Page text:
If you really want to understand the embryonic stem-cell research debate, here's a reading assignment: Stephen Hall's 2003 book Merchants of Immortality. I flipped back to Hall when the stem-cell issue flared up two weeks ago, and President George W. Bush was seen posing with a curious array of children who had been "adopted" as leftover in vitro fertilization embryos, implanted in wombs, and brought to term thanks to the work of a group called Nightlight Christian Adoptions and its "Snowflakes" program.
Standing atop the levee that protects Metairie, Louisiana, a satellite of New Orleans, from Lake Pontchartrain to the north, everything seems normal at first. But scanning your eyes across the horizon -- as I did last November, when I visited my hometown for Thanksgiving -- you suddenly glimpse the city's startling vulnerability. It's simply a question of elevation: On one side of the levee, the lake's water level comes up much higher than the foundations and baseboards of the nearby homes on the other side. Only the most expensive houses, those sporting third-story crow's nests, have rooftops that clear the levee's height.
Newspapers and TV chat shows have been buzzing lately with news of the latest "controversy" in Kansas, over evolution and "intelligent design." Analogies to the famous Scopes trial of 1925 have been rampant, despite the seemingly obvious fact that in Kansas there is no trial. Rather, a series of trial-like hearings have been engineered by the creationist majority on the state's board of education, which aims to create the semblance of a "controversy" over evolution to justify changes to state educational standards. No controversy exists, however, in the forum where scientific debates are properly hosted and refereed: scientific publications. Accordingly, the scientific community has boycotted the hearings.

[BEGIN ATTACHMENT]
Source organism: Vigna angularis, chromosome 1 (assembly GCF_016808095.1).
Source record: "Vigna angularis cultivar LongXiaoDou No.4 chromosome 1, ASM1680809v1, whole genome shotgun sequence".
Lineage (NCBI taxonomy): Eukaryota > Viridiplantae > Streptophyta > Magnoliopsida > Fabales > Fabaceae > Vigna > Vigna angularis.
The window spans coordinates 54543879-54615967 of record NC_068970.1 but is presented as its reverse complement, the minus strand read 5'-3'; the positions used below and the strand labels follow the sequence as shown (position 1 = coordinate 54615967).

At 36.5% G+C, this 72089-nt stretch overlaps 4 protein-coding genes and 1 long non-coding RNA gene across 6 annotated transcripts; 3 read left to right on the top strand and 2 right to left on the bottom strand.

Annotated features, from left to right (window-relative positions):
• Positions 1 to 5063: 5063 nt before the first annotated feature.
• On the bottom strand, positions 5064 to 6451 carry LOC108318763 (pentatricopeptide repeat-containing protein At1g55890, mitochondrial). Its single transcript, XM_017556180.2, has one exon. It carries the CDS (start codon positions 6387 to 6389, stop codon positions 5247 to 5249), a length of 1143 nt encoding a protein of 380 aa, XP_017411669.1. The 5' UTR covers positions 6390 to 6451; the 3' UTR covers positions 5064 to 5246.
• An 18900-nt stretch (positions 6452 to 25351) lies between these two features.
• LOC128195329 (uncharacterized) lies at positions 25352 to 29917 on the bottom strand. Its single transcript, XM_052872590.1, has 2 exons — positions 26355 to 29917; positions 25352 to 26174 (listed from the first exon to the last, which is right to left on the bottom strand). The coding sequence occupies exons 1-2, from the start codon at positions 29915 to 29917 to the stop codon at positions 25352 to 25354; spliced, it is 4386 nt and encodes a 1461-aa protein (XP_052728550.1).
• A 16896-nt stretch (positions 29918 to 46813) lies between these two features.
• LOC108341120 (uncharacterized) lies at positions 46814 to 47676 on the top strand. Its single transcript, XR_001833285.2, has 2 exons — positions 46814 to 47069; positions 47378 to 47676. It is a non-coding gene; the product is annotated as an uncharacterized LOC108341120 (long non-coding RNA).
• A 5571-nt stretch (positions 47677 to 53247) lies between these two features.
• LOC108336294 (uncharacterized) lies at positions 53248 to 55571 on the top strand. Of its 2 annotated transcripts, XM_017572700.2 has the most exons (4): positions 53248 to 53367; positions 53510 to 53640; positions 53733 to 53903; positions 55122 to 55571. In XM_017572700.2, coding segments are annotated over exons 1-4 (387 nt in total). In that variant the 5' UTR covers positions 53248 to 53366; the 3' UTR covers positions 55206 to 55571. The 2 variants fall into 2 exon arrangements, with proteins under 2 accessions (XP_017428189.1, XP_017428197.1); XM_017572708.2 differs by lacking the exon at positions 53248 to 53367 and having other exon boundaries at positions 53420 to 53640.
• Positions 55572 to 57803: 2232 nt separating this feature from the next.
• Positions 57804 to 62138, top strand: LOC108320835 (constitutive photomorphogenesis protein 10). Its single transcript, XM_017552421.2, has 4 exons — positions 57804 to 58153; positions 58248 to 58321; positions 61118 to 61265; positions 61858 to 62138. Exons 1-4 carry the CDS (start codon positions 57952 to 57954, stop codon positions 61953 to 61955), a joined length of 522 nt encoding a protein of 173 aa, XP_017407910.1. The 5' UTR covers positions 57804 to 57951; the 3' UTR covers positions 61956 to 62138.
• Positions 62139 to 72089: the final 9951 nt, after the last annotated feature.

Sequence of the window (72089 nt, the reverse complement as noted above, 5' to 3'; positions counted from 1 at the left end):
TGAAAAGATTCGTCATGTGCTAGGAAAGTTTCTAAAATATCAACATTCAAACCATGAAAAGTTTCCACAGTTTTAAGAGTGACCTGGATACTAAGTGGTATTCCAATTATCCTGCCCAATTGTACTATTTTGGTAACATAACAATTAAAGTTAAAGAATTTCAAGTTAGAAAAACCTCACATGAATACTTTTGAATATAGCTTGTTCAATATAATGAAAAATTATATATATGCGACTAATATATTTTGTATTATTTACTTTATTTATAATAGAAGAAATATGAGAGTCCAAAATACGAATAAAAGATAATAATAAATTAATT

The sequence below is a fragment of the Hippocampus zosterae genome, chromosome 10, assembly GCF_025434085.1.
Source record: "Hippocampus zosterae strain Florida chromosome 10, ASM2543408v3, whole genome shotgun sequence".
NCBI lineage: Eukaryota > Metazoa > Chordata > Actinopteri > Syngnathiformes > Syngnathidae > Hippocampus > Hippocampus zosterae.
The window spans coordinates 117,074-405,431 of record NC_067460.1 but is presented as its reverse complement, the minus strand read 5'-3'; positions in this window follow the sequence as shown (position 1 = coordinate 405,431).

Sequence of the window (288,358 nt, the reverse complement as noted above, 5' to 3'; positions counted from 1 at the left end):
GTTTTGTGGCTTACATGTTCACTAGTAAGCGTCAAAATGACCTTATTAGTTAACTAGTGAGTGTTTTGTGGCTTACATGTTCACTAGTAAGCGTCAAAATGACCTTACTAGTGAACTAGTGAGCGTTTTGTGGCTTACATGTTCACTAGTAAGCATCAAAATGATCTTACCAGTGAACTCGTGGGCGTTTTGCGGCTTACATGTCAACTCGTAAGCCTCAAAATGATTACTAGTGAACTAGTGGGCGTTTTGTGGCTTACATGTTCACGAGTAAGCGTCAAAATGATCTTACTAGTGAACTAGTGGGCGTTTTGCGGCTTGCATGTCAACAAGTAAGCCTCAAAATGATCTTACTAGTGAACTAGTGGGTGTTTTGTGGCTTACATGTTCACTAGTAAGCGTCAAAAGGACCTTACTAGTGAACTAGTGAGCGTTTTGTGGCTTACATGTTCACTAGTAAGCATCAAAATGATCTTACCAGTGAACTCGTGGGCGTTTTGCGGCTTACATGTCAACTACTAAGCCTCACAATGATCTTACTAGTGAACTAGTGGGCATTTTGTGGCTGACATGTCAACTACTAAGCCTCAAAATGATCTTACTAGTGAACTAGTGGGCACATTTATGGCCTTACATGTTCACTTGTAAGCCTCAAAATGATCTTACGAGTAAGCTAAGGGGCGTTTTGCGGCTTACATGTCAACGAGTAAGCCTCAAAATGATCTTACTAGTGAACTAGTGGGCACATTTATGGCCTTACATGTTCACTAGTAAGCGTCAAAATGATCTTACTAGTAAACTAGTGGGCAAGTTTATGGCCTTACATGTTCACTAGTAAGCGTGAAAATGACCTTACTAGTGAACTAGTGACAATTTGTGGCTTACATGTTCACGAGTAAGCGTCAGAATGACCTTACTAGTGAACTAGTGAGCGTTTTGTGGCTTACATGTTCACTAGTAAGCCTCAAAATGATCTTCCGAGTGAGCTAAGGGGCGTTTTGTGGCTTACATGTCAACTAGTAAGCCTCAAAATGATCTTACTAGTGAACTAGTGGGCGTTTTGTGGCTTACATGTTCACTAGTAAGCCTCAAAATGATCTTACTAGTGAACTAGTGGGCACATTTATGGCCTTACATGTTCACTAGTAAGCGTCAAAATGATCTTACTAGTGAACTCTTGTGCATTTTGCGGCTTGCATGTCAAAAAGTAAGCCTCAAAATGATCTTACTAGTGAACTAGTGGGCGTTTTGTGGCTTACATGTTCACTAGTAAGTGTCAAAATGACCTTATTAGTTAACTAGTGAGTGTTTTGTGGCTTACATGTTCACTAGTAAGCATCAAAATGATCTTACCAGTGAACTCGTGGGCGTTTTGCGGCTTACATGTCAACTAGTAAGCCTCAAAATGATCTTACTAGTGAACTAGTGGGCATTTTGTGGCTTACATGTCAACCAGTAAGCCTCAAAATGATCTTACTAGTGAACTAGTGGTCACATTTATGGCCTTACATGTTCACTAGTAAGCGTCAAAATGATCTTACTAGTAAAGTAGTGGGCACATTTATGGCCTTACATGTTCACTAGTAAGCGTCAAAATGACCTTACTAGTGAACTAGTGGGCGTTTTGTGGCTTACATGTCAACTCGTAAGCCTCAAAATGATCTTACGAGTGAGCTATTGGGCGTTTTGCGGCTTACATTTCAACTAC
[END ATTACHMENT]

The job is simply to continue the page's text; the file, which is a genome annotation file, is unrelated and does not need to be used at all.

Once or twice each year in my little corner of Washington, D.C. (the hotel-crowd-oriented Woodley Park area), I encounter our friendly neighborhood pileated woodpecker. He's hard to miss, being crow-sized where other woodpeckers don't grow much bigger than robins. When he flies, often crossing the Taft Bridge to get from one part of Rock Creek Park to the other, he seems to sink a few feet in the air after each wing flap, only to bounce back up again with the next one. He has a bright red head, just like Woody Woodpecker, the only known pileated woodpecker celebrity.